Overlooking the prestigious Patterson Avenue in Alamo Heights, this 1968 home would have been considered modern in its time of construction and was a no brainer purchase for our young American born client, currently living in London. He was eager to push the design envelope to create an open space for family and friends to converge. The principle objective in the remodel was finding a playful way to embrace the original bones of the house incorporating modern 21st century luxuries.
The original Architects, Ken Bentley and John Kell, had collaborated upon leaving O’Neil Ford’s office. This legendary design firm cast a heavy influence evident through the use of brick walls, sloping shed roofs and Douglas fir detail and millwork connections. JGA was overcome with the richness of the material palette – the Endicott brick floors, copper roofs, double withe brick walls, and concrete floors. But most of all, we were honored to chisel and sculpt this great space and humbled with the opportunity to make contributions to the original master’s work.
The owner’s vision of the home was that of an industrial warehouse inspired by the existing opulent masonry material palette. He also had a distinct vison which he described as a barbell – a form that is bounded on the ends and open in the middle, known and revered in Texas as a Dog Run. The double withe brick walls operated as book ends that flanked the newly expansive warehouse space. This space was further dramatized by the sloping hillside site – cascading from the rear courtyard, tumbling through the great room, skipping over the front pool entry courtyard onto the street. This connection with the outdoors is further reinforced with the large sweeping roofs that morphed into a Cadillac Coupe de Ville fin shed – adding a third vertical dimension to the plan by that of an aperture to the sky.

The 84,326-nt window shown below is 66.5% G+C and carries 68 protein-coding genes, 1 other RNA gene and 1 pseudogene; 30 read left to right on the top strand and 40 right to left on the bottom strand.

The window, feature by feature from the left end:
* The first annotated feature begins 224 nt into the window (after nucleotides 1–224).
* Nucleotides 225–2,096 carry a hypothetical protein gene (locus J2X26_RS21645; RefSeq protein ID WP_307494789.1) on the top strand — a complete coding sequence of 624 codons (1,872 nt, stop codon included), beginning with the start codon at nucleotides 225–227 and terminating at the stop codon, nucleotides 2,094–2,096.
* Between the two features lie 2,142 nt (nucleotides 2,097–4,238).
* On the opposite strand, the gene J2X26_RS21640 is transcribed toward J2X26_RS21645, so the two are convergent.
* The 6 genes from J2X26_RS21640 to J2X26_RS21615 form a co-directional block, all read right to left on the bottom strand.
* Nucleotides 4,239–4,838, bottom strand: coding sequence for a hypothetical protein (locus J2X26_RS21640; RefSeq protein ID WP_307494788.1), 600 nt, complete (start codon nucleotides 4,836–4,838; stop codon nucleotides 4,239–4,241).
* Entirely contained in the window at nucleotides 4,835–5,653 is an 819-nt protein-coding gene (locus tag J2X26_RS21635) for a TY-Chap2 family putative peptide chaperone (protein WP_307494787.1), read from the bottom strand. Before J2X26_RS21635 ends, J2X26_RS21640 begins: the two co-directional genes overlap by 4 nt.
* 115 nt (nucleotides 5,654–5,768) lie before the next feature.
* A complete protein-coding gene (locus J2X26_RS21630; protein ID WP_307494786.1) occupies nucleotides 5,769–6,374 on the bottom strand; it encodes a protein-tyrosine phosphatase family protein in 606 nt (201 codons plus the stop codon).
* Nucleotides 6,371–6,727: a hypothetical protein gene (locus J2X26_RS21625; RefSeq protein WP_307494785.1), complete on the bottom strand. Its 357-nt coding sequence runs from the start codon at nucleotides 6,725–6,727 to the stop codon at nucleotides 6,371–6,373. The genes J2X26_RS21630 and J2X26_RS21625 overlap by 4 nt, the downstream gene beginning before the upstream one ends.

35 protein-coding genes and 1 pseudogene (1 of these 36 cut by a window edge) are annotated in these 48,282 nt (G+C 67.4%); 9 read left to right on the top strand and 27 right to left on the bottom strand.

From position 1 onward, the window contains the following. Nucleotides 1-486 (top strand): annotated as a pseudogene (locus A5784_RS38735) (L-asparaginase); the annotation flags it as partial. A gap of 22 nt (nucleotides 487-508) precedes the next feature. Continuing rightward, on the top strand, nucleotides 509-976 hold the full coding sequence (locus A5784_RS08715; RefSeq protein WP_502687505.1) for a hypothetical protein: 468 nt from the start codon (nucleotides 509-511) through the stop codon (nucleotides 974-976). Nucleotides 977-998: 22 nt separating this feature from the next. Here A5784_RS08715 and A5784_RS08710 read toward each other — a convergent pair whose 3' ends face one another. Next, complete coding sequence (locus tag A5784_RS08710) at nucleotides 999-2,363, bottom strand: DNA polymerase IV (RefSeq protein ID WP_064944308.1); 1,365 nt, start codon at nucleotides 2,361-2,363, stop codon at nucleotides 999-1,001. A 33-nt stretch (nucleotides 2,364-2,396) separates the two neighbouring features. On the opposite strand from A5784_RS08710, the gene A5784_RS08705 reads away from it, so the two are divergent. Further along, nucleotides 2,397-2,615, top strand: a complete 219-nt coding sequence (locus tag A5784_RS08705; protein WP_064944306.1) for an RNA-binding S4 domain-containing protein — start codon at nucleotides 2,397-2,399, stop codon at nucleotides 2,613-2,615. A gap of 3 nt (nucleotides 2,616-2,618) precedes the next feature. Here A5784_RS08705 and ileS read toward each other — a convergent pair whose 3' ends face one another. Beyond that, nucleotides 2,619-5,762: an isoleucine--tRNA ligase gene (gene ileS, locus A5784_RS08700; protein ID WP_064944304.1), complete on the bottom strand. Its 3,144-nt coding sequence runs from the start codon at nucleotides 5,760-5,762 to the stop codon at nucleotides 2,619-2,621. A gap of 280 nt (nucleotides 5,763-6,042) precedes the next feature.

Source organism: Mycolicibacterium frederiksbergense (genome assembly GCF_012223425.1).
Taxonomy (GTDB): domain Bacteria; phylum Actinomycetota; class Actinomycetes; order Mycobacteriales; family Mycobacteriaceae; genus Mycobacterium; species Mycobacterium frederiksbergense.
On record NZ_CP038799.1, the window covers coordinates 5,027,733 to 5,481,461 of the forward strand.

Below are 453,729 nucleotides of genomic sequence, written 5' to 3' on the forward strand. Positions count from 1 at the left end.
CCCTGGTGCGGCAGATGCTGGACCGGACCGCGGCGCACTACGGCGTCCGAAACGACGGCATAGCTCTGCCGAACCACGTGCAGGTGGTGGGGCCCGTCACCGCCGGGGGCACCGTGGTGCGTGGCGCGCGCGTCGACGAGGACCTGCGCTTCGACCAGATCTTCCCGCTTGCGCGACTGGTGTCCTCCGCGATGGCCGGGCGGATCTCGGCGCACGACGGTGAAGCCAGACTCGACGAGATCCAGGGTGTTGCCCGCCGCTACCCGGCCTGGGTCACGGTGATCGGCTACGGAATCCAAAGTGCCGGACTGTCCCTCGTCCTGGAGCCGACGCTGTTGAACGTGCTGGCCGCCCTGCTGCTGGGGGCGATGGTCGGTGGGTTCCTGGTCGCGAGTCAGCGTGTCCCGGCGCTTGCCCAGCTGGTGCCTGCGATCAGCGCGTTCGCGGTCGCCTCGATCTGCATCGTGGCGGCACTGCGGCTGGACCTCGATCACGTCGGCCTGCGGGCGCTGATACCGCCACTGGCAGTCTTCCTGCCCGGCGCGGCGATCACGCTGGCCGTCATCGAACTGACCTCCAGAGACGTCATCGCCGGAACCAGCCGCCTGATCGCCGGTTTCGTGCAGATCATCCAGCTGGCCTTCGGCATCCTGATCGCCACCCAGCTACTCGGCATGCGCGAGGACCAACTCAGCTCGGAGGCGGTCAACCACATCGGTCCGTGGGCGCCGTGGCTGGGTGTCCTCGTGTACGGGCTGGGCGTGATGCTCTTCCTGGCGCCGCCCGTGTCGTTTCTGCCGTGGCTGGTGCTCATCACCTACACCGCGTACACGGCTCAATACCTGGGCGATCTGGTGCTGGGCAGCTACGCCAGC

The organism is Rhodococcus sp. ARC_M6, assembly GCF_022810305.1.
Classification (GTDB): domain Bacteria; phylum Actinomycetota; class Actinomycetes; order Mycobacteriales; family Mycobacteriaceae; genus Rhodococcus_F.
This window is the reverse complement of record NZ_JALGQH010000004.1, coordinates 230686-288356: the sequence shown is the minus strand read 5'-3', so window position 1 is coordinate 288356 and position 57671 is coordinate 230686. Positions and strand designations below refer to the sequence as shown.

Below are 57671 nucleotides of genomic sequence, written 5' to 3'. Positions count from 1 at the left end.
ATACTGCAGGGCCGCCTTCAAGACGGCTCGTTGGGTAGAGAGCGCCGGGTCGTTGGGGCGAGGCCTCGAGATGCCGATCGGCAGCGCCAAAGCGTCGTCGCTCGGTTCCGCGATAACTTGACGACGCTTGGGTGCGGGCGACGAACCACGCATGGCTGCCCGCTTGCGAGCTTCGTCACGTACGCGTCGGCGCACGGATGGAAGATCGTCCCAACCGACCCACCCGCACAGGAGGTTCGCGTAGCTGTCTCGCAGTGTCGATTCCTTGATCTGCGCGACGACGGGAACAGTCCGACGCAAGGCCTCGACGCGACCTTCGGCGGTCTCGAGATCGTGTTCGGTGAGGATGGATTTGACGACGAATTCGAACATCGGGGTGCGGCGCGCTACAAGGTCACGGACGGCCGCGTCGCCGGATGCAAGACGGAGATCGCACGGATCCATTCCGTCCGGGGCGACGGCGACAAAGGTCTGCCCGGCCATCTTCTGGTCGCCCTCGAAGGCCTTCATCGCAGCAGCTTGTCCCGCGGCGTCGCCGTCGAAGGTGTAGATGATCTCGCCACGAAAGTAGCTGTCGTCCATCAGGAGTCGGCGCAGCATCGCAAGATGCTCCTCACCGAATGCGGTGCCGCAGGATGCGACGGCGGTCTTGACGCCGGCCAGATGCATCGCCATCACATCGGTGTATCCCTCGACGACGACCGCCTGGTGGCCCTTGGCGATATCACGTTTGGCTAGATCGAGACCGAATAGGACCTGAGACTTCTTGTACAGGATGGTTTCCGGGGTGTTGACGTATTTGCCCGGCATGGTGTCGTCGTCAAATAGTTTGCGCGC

Coupled with the introduction of an infinity edge pool to the existing entry courtyard, the barbell great room’s spacious volumes leak out in every direction – creating a dog run floating sensation on the sloping site. Cascading water enlivened the entry procession providing a live sculpture with the calming sound of falling water and the deep serene reflections of the heritage oaks above- harking back to the traditional regional roots of the acequias that were a part of the original hacienda courtyard entries.
This home is clever and honest in its renovation – leaving behind numerous remnants foreshadowing modern accoutrements while bestowing a deep seeded reverence for the labors of the pioneering masters that preceded us.